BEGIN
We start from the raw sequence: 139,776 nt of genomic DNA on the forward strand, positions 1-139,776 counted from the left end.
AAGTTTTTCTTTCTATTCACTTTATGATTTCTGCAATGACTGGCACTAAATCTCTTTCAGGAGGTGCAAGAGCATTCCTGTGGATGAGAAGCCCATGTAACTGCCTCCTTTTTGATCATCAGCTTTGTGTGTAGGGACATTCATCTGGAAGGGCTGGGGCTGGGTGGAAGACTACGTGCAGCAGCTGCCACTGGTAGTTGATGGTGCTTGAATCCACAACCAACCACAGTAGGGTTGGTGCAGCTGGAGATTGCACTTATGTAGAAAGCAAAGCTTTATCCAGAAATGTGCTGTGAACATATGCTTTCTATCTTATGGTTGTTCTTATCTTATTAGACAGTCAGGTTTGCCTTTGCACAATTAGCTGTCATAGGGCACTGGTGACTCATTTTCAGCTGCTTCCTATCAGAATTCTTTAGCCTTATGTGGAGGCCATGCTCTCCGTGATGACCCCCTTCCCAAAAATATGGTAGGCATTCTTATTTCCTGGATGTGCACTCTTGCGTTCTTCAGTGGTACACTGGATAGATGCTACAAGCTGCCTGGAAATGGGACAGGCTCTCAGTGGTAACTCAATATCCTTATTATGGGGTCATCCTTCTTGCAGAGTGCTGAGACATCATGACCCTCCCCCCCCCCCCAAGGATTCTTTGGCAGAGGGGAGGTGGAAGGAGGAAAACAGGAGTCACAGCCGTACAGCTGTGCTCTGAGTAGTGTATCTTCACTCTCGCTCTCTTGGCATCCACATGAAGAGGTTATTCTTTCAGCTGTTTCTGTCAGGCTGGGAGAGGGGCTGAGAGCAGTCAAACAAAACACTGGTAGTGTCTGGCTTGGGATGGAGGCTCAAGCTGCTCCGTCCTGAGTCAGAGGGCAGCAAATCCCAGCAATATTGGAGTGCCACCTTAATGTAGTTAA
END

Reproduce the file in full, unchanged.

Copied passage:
We start from the raw sequence: 139,776 nt of genomic DNA on the forward strand, positions 1-139,776 counted from the left end.
AAGTTTTTCTTTCTATTCACTTTATGATTTCTGCAATGACTGGCACTAAATCTCTTTCAGGAGGTGCAAGAGCATTCCTGTGGATGAGAAGCCCATGTAACTGCCTCCTTTTTGATCATCAGCTTTGTGTGTAGGGACATTCATCTGGAAGGGCTGGGGCTGGGTGGAAGACTACGTGCAGCAGCTGCCACTGGTAGTTGATGGTGCTTGAATCCACAACCAACCACAGTAGGGTTGGTGCAGCTGGAGATTGCACTTATGTAGAAAGCAAAGCTTTATCCAGAAATGTGCTGTGAACATATGCTTTCTATCTTATGGTTGTTCTTATCTTATTAGACAGTCAGGTTTGCCTTTGCACAATTAGCTGTCATAGGGCACTGGTGACTCATTTTCAGCTGCTTCCTATCAGAATTCTTTAGCCTTATGTGGAGGCCATGCTCTCCGTGATGACCCCCTTCCCAAAAATATGGTAGGCATTCTTATTTCCTGGATGTGCACTCTTGCGTTCTTCAGTGGTACACTGGATAGATGCTACAAGCTGCCTGGAAATGGGACAGGCTCTCAGTGGTAACTCAATATCCTTATTATGGGGTCATCCTTCTTGCAGAGTGCTGAGACATCATGACCCTCCCCCCCCCCCCAAGGATTCTTTGGCAGAGGGGAGGTGGAAGGAGGAAAACAGGAGTCACAGCCGTACAGCTGTGCTCTGAGTAGTGTATCTTCACTCTCGCTCTCTTGGCATCCACATGAAGAGGTTATTCTTTCAGCTGTTTCTGTCAGGCTGGGAGAGGGGCTGAGAGCAGTCAAACAAAACACTGGTAGTGTCTGGCTTGGGATGGAGGCTCAAGCTGCTCCGTCCTGAGTCAGAGGGCAGCAAATCCCAGCAATATTGGAGTGCCACCTTAATGTAGTTAA